One of my life’s pleasures at this time of year is enjoying a cup of coffee in the garden early in the morning, about 7 am, when the sun rises above the tree line and floods the patio with warmth. It’s peaceful and calm with only the birds for company and has become my time for reflection, for planning what needs doing in the garden, what doesn’t work where and to appreciate what is now coming into full flourish. This morning I noticed the crocosmia is about to burst into flower, its orange flowers in vivid contrast to the green sword leaves. It’s not something I’ve planted, they’ve escaped from next door but I don’t mind as they always remind me of happy times as a child spent visiting a friend of my mother’s.
Years ago when I was a child we lived in Hounslow, West London. Mum is German, and one day went to the aid of another German lady who couldn’t speak English having difficulty making herself understood to a shop assistant. From then on, Mum and this lady (whose name for the life of me I can’t remember!) became firm friends and Mum would regularly go for coffee and cake at her house, often with me tagging along. She lived in Hounslow Barracks with her military husband, and whilst she and Mum sat nattering away in German far too fast for me to follow the conversation, I was left to my own devices reading and playing. In summer we would sit in her garden. The garden was nothing more than a tiny patio and a small square of lawn with one corner given over to a large clump of crocosmia, or as we knew them then, monbretia. I thought they were fascinating, elegant flowers and, when I found them growing of their own accord in my garden, I was more than content to leave them in and enjoy them.
Here I am some 50 years later living a good hundred miles away but the connection to Hounslow, although tenuous, has manifested itself through the friendship of a fellow author, Avis Randall, who I met through the RNA chapter in Bristol, which is how I also got to know and befriend Tricia. Avis’s husband at the time was terminally ill. It wasn’t until a few years after she was widowed that we became close friends. It transpired that her husband was in fact born in Hounslow, and spent much of his early childhood living in Hounslow Barracks, his father being a high ranking military officer stationed there. Talk of a small world! I also learned that her husband’s favourite singer, one whom he listened to constantly, is also my all-time favourite and who I usually play whilst driving the car: the folk singer Ralph McTell; and we apparently both frequented the same pub in the late 1960s and early 70s where Ralph often played.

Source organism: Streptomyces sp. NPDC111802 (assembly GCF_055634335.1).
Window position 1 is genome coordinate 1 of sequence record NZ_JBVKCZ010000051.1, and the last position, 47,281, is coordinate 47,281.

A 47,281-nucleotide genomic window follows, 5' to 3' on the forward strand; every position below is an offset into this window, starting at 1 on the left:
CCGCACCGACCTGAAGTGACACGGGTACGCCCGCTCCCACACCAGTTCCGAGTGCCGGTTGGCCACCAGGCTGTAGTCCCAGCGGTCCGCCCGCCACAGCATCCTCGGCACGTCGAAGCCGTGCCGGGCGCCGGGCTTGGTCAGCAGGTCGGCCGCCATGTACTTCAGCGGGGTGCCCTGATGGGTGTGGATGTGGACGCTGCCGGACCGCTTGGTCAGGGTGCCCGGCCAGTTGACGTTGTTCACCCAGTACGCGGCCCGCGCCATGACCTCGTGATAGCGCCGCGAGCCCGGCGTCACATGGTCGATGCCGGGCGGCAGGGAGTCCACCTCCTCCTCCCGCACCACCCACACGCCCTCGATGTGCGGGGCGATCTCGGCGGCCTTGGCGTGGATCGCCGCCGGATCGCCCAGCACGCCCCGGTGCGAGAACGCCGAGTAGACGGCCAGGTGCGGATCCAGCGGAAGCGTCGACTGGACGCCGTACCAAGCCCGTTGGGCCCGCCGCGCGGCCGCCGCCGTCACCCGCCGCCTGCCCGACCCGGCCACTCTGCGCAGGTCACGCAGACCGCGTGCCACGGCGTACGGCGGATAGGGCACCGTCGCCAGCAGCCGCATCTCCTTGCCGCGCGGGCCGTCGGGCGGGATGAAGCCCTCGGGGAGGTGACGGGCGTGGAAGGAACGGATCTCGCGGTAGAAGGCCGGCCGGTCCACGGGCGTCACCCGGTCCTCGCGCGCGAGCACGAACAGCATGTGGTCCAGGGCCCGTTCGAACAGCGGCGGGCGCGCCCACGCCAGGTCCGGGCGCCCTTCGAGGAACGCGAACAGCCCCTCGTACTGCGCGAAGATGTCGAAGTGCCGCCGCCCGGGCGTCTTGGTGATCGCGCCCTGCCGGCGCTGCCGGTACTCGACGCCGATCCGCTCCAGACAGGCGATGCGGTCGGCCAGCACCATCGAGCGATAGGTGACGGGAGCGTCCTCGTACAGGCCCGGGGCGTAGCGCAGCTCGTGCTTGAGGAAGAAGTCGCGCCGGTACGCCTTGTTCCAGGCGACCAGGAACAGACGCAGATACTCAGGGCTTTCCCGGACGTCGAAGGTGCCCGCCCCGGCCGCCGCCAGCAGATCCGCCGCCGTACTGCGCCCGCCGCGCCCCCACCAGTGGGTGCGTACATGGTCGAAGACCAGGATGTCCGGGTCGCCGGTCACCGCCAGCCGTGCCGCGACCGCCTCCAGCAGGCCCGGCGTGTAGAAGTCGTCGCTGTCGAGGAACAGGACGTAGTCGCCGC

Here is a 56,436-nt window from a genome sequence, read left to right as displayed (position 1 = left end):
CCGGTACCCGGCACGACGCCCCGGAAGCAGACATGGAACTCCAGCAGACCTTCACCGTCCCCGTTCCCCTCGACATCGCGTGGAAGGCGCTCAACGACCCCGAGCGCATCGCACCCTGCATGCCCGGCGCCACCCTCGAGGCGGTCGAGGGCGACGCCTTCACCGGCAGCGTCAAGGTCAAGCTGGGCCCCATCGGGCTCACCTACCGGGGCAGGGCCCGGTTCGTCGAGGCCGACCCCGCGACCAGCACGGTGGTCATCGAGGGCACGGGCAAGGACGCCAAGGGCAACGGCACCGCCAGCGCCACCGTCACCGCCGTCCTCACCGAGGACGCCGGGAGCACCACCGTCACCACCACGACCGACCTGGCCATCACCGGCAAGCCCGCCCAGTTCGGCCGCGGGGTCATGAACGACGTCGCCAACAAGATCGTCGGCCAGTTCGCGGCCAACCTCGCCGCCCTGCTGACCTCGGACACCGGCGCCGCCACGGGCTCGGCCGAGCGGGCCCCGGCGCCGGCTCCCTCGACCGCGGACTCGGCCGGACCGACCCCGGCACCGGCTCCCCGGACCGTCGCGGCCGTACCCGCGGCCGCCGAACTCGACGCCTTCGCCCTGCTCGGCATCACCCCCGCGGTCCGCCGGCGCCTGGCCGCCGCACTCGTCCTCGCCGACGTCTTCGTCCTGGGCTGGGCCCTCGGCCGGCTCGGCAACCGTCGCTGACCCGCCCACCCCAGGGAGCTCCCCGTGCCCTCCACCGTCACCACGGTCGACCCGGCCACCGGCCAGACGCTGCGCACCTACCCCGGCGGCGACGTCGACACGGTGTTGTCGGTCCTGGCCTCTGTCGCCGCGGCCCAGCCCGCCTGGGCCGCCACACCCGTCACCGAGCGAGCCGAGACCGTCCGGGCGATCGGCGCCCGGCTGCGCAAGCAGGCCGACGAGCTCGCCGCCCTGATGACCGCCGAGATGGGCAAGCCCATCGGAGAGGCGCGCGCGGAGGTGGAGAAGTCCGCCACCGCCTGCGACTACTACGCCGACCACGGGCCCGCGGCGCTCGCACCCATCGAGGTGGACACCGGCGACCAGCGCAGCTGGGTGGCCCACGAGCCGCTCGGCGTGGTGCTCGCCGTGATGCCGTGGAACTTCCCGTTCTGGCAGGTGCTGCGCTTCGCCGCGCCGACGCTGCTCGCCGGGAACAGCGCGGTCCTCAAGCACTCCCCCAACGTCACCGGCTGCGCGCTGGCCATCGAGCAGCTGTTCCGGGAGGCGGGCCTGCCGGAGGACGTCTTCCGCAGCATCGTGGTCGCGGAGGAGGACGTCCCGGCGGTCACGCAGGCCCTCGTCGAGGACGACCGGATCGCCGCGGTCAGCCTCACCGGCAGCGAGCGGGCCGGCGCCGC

Coincidence? Yes, but I do find it fascinating how we can find ourselves connected to people or place, often in the most obscure situations. A few years ago my husband and I went on a rare holiday (for him) to Barbados. The first morning there we ventured early onto the beach. A few palm trees away sat another couple. “I don’t believe it,” I exclaimed to my husband, “I’ve come all this way to find myself sitting next to someone wearing exactly the same swimming costume!” Dave laughed and said, “I don’t believe it either. That’s my cousin Tony and his wife!” They were even on the same flight as us the day before but we hadn’t seen each other until that moment on the beach.
On another occasion, I was reading a novel one evening and came across a place called Collingbourne Ducis; a village I’d never heard of. I’m a pretty well-travelled lady in the UK, so I had assumed the author had made the name up. The next day was one of my special days out with my husband. He ran a delivery business, covering the West Country and Wales. If ever I was on leave from my job or we had Saturday deliveries, I would frequently go with him, such as on this day. “You’re going to enjoy where we’re going today,” Dave said, loading the van with computers at the depot. Imagine my surprise when our first port of call that morning was to an address in Collingbourne Ducis! It did exist, and it’s a beautiful, quintessential English village in Wiltshire. It was eerie to find myself there having only coming across the name the evening before. Spooky!
Has anything like that ever happened to you?